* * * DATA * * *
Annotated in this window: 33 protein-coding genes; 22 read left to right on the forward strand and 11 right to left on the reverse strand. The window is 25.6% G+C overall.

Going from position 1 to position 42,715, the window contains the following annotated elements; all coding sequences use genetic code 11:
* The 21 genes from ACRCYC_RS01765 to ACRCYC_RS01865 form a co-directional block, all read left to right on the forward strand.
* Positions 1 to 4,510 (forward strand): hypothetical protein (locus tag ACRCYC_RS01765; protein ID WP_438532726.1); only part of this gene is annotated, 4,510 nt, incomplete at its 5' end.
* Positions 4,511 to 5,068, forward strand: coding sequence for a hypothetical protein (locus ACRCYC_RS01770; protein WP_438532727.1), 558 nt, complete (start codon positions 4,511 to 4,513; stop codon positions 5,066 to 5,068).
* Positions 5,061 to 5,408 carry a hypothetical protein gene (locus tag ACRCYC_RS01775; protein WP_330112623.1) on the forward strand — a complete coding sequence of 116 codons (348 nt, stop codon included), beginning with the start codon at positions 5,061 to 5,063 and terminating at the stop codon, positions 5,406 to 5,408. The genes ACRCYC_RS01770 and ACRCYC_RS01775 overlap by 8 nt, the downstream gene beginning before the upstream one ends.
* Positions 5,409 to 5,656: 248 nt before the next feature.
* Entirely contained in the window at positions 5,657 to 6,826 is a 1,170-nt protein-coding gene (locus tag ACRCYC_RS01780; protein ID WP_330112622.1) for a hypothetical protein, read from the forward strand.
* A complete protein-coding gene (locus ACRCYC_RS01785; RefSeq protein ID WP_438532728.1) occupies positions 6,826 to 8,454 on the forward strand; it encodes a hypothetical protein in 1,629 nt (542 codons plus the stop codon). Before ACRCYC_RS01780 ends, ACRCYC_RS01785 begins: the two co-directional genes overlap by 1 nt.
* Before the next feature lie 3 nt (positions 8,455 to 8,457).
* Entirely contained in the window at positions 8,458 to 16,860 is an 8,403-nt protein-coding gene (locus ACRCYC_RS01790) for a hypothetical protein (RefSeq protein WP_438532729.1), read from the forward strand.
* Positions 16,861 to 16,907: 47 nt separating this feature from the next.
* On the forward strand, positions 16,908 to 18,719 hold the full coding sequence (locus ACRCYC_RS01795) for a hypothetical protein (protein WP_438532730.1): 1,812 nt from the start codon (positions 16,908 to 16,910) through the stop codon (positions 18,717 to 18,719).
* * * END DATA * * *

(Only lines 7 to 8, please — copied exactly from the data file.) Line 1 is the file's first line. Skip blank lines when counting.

* Positions 5,409 to 5,656: 248 nt before the next feature.
* Entirely contained in the window at positions 5,657 to 6,826 is a 1,170-nt protein-coding gene (locus tag ACRCYC_RS01780; protein ID WP_330112622.1) for a hypothetical protein, read from the forward strand.